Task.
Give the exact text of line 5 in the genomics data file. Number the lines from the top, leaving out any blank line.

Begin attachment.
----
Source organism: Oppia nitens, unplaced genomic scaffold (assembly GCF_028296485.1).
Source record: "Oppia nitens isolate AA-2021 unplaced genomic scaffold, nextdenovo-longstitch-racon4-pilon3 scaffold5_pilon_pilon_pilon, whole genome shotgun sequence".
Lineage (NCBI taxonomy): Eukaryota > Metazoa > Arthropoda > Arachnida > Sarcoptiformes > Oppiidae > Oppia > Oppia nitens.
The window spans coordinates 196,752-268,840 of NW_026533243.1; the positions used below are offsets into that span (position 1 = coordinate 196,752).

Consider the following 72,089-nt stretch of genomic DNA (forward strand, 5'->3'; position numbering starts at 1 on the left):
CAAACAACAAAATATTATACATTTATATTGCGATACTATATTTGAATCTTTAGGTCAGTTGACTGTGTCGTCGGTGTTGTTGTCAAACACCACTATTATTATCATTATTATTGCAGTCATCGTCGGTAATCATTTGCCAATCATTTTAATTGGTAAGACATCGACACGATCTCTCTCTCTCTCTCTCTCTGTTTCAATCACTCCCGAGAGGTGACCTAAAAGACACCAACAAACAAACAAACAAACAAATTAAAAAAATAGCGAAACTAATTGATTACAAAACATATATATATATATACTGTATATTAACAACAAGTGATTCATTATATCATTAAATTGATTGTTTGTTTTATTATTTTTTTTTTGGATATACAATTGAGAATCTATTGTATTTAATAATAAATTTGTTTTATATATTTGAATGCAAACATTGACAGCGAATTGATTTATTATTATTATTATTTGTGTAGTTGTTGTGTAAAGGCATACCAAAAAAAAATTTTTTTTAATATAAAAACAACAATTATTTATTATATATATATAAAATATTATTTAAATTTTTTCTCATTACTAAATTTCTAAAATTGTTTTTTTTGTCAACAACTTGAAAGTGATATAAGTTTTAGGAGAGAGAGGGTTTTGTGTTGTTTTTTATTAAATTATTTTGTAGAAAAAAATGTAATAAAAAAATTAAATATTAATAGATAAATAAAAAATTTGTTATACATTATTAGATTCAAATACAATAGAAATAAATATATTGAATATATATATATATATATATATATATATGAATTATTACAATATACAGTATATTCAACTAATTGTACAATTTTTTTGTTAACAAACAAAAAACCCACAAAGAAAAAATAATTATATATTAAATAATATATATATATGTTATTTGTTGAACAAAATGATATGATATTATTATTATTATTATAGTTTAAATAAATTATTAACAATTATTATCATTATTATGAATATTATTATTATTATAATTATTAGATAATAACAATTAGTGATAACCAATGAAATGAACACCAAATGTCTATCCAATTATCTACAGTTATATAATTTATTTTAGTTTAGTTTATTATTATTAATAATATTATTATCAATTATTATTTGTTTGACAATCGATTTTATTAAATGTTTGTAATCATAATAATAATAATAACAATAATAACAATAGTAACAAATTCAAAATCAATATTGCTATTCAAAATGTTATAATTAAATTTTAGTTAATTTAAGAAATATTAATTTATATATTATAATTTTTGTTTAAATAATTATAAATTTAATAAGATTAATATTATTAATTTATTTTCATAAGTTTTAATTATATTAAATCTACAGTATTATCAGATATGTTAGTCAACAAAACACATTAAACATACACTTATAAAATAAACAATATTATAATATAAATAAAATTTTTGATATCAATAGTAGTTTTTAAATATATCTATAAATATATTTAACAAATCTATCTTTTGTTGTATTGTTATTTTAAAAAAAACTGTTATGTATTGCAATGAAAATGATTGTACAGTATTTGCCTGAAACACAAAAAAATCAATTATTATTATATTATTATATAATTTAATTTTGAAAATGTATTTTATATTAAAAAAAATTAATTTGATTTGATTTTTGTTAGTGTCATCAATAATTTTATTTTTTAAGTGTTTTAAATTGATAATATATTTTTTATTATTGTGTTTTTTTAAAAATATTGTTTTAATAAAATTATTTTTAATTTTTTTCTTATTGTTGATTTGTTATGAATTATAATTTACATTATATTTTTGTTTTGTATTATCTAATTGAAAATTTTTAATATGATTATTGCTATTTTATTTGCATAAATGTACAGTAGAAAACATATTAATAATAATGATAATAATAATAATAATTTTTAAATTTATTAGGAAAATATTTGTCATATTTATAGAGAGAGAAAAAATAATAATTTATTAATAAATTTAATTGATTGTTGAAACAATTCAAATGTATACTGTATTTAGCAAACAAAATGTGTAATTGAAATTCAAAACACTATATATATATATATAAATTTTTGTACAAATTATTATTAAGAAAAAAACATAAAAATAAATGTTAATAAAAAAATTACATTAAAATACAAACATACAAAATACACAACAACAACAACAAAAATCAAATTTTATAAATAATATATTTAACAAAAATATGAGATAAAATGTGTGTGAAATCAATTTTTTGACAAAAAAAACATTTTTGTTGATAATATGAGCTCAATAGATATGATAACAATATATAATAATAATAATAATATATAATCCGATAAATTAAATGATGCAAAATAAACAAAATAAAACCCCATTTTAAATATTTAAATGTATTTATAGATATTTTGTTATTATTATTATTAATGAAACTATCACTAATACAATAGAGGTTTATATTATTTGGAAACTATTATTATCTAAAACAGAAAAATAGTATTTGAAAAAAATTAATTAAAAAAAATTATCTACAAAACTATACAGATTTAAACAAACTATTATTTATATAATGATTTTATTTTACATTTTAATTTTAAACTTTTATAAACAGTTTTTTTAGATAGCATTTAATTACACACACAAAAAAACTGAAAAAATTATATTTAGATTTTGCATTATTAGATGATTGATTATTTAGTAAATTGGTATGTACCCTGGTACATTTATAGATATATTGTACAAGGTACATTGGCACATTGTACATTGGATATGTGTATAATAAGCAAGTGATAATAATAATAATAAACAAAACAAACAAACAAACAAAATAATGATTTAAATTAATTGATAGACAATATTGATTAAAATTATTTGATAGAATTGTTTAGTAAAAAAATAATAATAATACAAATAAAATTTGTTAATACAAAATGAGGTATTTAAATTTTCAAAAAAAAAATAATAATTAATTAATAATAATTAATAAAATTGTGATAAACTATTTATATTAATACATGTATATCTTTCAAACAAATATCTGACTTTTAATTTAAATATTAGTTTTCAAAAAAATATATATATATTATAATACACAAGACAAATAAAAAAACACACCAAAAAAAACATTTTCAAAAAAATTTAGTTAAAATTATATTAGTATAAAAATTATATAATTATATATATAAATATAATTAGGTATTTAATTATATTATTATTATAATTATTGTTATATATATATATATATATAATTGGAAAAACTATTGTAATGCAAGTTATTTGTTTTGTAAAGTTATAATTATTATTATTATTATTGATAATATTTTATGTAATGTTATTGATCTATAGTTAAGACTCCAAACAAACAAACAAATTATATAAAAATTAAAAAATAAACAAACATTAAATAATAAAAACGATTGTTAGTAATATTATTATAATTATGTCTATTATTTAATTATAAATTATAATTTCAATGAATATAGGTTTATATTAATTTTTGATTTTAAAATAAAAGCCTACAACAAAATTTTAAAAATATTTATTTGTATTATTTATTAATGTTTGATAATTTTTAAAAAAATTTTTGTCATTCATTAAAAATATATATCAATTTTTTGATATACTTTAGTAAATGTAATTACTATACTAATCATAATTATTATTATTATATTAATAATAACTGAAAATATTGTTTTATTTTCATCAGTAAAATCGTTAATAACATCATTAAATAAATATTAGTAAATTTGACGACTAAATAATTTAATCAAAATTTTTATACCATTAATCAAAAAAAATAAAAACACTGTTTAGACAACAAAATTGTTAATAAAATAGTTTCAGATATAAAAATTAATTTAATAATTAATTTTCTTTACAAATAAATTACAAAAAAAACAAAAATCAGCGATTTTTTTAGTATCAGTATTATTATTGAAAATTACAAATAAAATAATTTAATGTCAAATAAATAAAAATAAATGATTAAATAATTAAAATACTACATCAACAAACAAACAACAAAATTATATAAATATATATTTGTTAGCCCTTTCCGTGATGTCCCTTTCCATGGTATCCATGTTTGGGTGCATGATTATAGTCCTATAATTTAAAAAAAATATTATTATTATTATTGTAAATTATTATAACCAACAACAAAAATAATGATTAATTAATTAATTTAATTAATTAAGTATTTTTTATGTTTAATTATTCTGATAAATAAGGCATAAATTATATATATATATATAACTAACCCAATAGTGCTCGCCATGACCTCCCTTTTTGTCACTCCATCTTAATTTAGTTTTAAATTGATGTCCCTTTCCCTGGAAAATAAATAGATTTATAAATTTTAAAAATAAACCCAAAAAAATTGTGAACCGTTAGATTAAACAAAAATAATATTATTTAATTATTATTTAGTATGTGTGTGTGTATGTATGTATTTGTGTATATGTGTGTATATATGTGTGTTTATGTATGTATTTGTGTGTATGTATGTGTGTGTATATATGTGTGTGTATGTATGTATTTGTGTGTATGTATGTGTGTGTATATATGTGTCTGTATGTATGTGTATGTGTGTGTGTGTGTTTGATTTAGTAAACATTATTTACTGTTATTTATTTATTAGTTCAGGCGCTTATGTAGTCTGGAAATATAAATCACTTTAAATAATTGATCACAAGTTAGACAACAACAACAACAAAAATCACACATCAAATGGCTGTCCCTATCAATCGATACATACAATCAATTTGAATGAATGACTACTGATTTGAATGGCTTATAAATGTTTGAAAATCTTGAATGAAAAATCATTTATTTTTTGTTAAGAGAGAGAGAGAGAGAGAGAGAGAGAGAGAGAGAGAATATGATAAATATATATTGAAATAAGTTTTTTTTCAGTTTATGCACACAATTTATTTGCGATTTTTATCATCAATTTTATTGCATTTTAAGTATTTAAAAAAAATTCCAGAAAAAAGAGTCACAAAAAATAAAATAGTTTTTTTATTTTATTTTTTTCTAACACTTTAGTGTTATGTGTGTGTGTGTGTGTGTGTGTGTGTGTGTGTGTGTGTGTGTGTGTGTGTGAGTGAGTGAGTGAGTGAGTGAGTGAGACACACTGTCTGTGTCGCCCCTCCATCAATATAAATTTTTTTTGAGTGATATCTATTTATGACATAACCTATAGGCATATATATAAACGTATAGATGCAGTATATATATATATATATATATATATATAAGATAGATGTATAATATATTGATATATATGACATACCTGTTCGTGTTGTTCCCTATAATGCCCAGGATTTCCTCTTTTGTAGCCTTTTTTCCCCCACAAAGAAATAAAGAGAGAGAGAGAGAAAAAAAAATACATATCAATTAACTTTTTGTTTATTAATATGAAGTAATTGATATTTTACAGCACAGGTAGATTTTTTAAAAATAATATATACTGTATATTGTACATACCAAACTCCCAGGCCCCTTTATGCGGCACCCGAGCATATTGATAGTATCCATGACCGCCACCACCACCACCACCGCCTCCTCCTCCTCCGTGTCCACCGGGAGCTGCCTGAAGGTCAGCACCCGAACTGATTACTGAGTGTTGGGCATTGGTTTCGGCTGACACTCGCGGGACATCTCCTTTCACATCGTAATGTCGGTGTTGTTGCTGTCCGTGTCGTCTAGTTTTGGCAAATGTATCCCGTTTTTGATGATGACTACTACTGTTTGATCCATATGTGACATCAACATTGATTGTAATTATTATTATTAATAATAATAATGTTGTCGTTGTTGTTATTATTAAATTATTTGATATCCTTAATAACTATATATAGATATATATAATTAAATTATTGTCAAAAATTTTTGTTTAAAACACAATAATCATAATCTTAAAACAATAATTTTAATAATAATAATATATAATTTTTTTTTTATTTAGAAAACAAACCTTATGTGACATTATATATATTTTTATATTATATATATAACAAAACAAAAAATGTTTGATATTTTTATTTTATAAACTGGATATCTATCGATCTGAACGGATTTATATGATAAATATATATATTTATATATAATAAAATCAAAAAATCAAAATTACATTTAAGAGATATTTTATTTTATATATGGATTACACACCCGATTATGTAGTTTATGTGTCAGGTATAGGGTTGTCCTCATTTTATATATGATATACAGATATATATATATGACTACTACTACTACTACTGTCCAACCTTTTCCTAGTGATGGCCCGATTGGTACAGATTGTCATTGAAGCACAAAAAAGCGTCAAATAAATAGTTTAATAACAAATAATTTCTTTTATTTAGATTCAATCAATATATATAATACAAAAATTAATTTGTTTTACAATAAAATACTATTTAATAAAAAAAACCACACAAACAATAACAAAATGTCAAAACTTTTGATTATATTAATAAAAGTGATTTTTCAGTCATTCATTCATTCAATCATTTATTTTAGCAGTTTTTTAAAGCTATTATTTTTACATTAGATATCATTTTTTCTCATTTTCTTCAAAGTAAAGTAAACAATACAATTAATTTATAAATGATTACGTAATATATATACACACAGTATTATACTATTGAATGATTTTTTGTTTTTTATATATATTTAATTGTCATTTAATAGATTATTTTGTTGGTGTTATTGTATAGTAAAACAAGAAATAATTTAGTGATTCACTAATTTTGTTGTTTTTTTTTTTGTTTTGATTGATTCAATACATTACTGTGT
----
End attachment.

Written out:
Consider the following 72,089-nt stretch of genomic DNA (forward strand, 5'->3'; position numbering starts at 1 on the left):